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Dogs are not Luggage: Tips for Moving Pets

We know how stressful it can be for people move from one home and into another.  We also know that a move can be equally stressful on a cat or dog — and even fish. Based on years of experience as movers and pet-owners ourselves, we have developed these tips for moving your pets into their new home with as little stress as possible for them:

1. Dog Are Not Luggage

You can’t pack them in a crate and throw them in the back of a moving truck. And you definitely can’t strap them to the roof of your car.

If you have a safe, familiar place to keep the dog for the day while you’re moving, such as a friend’s house, that’s probably the best bet for keeping them calm and out of harm’s way.  If the dog is going to stay with you during the day, keep her confined in a safe part of the house, away from the movers and the boxes. Check on her regularly and make sure her food and water bowls are full. Don’t forget to take her for her regular walks. Some things don’t change, even on Moving Day.

As you are moving into your new home, keep your dog confined in a safe room until the move-in is finished, for her own safety and the safety of the movers. Once the movers are finished, let her explore her new home. We’ve found that dogs usually adapt quickly to their new environment as long as they are with you, their human pack.

2. Cats Are A Little More Complicated

Unlike dogs, cats are much more attached to their places — that familiar chair, or that spot in the afternoon sun.  So we find that cats often take longer to adjust than dogs, although the will get used to their new place over time.

When you bring your cat to your new home, make sure you show him where his food and his litter box are right away. And then let him go exploring.  He will explore every nook and cranny of the new place, and you may not see him for hours.  That is a good thing.  He will eventually find a new patch of sun in his new home.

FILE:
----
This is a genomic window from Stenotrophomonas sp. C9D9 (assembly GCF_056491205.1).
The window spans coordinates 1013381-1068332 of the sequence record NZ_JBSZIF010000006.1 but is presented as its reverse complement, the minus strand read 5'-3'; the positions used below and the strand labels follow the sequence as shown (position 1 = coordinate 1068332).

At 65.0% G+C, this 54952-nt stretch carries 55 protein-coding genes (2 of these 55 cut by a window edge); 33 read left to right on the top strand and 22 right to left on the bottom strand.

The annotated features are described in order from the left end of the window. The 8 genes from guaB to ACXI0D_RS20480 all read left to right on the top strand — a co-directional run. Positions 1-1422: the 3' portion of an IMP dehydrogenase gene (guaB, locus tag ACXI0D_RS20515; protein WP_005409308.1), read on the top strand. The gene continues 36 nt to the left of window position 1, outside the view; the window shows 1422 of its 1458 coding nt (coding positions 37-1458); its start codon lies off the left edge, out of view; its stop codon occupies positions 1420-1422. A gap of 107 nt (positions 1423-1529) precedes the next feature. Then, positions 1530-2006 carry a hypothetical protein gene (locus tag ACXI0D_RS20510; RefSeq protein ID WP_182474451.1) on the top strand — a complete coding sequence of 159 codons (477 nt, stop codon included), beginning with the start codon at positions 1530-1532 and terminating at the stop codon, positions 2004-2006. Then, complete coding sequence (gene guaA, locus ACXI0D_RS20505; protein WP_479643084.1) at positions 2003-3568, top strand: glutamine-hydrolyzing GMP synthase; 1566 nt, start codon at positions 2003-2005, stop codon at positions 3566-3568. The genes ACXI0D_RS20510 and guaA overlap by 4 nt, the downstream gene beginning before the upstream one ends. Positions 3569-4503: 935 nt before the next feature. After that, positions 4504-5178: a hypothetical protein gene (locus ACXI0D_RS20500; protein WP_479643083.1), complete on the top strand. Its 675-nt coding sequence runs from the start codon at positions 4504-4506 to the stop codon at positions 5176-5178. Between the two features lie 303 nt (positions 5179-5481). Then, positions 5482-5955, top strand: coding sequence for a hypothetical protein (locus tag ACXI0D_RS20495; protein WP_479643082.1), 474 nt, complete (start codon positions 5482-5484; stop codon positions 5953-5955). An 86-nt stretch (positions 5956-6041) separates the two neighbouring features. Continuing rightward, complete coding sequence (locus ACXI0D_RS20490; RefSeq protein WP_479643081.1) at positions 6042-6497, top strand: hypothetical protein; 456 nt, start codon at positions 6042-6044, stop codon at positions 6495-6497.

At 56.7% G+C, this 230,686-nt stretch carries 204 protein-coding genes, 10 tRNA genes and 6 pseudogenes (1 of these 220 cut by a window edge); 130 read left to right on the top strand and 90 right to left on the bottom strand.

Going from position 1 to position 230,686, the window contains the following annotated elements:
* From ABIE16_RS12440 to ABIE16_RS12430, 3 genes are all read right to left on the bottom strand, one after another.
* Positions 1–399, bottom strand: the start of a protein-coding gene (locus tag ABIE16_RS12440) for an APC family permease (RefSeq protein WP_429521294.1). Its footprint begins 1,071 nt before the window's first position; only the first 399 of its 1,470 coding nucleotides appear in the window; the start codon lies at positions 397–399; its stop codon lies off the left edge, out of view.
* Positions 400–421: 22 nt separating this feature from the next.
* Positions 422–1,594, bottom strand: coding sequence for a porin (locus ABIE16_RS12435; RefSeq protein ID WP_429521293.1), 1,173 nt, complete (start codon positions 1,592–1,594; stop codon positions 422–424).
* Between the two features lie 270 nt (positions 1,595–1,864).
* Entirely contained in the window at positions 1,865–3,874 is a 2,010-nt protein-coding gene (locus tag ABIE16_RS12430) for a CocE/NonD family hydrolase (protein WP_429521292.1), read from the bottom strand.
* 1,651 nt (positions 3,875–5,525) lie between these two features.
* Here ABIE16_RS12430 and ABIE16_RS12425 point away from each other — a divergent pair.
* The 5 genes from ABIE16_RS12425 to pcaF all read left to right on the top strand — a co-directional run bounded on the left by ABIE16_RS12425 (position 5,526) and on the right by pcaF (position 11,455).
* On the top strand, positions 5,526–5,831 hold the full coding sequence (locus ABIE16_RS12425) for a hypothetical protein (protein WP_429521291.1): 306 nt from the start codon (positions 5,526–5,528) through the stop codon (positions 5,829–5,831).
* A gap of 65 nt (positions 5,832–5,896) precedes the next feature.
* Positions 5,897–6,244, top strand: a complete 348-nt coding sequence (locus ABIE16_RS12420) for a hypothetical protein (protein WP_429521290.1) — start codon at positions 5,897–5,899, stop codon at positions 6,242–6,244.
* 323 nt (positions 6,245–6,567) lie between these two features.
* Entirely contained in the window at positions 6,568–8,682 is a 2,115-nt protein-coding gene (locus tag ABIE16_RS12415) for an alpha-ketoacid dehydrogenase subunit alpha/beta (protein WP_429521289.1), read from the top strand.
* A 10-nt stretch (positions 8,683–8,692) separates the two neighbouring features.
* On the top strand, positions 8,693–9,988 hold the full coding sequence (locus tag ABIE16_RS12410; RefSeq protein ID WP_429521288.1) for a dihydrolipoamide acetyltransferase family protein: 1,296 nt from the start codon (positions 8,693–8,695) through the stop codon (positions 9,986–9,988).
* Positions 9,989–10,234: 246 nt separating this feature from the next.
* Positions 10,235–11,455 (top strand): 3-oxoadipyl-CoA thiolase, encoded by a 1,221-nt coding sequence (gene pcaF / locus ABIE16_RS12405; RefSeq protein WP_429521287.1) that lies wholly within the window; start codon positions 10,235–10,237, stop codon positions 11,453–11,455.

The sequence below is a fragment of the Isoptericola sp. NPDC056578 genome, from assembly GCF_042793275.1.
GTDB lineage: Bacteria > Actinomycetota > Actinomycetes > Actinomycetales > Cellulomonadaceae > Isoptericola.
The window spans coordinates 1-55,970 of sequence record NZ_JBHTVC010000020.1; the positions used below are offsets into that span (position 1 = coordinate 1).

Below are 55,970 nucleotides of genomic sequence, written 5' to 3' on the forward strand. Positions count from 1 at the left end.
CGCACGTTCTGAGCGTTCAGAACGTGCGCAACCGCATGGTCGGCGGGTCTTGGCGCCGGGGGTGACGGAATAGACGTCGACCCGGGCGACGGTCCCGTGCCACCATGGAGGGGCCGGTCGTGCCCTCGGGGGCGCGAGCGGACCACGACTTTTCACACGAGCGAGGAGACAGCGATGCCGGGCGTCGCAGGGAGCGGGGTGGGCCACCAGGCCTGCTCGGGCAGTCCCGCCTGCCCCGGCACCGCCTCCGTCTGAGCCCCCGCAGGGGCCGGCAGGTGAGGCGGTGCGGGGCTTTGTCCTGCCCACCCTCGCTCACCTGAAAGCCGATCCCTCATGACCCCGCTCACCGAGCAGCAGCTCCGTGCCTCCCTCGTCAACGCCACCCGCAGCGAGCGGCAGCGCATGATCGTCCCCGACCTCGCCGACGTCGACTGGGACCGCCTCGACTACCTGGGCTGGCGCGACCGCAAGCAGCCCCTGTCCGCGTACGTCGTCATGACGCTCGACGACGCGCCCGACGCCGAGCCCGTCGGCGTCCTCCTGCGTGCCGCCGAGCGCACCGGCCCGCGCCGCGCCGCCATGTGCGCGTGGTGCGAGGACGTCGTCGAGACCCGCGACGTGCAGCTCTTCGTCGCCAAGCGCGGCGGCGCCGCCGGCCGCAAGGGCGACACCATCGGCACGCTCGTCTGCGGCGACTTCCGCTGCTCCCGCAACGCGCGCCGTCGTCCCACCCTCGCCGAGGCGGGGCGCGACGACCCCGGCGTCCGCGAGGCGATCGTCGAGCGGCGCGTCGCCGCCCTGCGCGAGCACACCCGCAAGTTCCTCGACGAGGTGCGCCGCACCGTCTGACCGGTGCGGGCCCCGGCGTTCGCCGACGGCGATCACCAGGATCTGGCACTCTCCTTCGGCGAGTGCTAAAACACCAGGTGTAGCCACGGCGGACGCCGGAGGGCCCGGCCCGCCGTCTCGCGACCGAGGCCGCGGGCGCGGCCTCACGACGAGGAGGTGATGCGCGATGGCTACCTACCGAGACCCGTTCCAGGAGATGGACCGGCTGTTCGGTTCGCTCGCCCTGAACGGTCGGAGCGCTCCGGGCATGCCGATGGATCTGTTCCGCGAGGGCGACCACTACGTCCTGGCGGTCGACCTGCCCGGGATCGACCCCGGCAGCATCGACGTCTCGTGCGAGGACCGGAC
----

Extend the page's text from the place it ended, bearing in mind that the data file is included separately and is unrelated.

3. Avoid A Rough Ride With Your Hamsters, Iguanas And Other Small Creatures

The key to moving small pets living in cages is to move them to their new location with as little jostling as possible. Carefully transport them to your new home and find a quiet, safe place for the cage, not too hot and not too cold. Try to prevent them from being exposed to loud noises during the move. And then spend extra time with them over the next few days to observe them and let them know that everything is normal.

4. Fish Need Their Own Water

To prevent your fish from stressing out during the move, the best thing to do is to move their tank water too. You’ll want to transport the water in containers (gallon milk jugs work great). Transport the fish in a container too and not in the fish tank to avoid waves and spilling. When you get to your new home, leave the fish in their container and fill the tank back up with the original water. Let the fish and the water sit for 24 hours to adjust to the new room temperature, and then gently pour the fish back into the tank. They should be happy as, well, a fish in water.

Rainbow Movers cannot move your pets for you, but we can definitely help you plan to move them yourself with minimal stress for them and you.  And there’s nothing like a happy, furry face to make your new place feel like home.